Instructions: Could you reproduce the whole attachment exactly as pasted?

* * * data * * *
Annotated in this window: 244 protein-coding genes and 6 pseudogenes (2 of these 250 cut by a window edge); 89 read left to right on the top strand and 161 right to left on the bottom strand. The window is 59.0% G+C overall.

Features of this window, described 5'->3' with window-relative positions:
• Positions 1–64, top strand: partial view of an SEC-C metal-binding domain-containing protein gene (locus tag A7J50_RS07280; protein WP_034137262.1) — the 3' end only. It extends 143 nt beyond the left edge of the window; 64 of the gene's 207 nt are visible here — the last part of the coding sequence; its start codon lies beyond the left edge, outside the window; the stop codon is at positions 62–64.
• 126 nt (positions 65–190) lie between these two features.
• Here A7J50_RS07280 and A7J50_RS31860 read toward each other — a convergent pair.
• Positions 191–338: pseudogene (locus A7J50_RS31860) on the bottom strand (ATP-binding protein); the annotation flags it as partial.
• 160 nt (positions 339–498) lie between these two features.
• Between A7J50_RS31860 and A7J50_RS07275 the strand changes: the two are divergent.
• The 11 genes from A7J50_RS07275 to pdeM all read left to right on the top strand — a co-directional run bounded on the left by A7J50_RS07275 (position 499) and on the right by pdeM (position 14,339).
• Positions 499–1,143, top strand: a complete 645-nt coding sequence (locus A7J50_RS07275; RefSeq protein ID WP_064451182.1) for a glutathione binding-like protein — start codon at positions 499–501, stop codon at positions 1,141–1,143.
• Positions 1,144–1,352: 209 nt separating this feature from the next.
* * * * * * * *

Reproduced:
Annotated in this window: 244 protein-coding genes and 6 pseudogenes (2 of these 250 cut by a window edge); 89 read left to right on the top strand and 161 right to left on the bottom strand. The window is 59.0% G+C overall.

Features of this window, described 5'->3' with window-relative positions:
• Positions 1–64, top strand: partial view of an SEC-C metal-binding domain-containing protein gene (locus tag A7J50_RS07280; protein WP_034137262.1) — the 3' end only. It extends 143 nt beyond the left edge of the window; 64 of the gene's 207 nt are visible here — the last part of the coding sequence; its start codon lies beyond the left edge, outside the window; the stop codon is at positions 62–64.
• 126 nt (positions 65–190) lie between these two features.
• Here A7J50_RS07280 and A7J50_RS31860 read toward each other — a convergent pair.
• Positions 191–338: pseudogene (locus A7J50_RS31860) on the bottom strand (ATP-binding protein); the annotation flags it as partial.
• 160 nt (positions 339–498) lie between these two features.
• Between A7J50_RS31860 and A7J50_RS07275 the strand changes: the two are divergent.
• The 11 genes from A7J50_RS07275 to pdeM all read left to right on the top strand — a co-directional run bounded on the left by A7J50_RS07275 (position 499) and on the right by pdeM (position 14,339).
• Positions 499–1,143, top strand: a complete 645-nt coding sequence (locus A7J50_RS07275; RefSeq protein ID WP_064451182.1) for a glutathione binding-like protein — start codon at positions 499–501, stop codon at positions 1,141–1,143.
• Positions 1,144–1,352: 209 nt separating this feature from the next.